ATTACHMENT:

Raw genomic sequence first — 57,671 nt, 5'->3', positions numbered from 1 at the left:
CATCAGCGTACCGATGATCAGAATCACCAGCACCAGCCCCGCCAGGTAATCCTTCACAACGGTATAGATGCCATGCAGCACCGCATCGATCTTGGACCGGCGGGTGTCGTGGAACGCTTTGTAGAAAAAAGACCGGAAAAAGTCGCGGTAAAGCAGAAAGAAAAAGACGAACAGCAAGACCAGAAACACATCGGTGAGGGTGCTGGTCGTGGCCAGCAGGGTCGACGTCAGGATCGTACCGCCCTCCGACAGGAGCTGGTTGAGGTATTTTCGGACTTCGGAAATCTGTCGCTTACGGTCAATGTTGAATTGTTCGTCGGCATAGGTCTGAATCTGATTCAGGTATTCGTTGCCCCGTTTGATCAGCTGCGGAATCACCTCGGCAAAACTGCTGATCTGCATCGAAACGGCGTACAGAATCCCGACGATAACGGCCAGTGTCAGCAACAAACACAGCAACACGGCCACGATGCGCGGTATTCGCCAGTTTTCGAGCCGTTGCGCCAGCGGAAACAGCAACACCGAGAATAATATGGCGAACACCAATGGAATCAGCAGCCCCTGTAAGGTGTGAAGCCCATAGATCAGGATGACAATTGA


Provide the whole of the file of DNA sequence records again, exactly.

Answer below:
Raw genomic sequence first — 57,671 nt, 5'->3', positions numbered from 1 at the left:
CATCAGCGTACCGATGATCAGAATCACCAGCACCAGCCCCGCCAGGTAATCCTTCACAACGGTATAGATGCCATGCAGCACCGCATCGATCTTGGACCGGCGGGTGTCGTGGAACGCTTTGTAGAAAAAAGACCGGAAAAAGTCGCGGTAAAGCAGAAAGAAAAAGACGAACAGCAAGACCAGAAACACATCGGTGAGGGTGCTGGTCGTGGCCAGCAGGGTCGACGTCAGGATCGTACCGCCCTCCGACAGGAGCTGGTTGAGGTATTTTCGGACTTCGGAAATCTGTCGCTTACGGTCAATGTTGAATTGTTCGTCGGCATAGGTCTGAATCTGATTCAGGTATTCGTTGCCCCGTTTGATCAGCTGCGGAATCACCTCGGCAAAACTGCTGATCTGCATCGAAACGGCGTACAGAATCCCGACGATAACGGCCAGTGTCAGCAACAAACACAGCAACACGGCCACGATGCGCGGTATTCGCCAGTTTTCGAGCCGTTGCGCCAGCGGAAACAGCAACACCGAGAATAATATGGCGAACACCAATGGAATCAGCAGCCCCTGTAAGGTGTGAAGCCCATAGATCAGGATGACAATTGA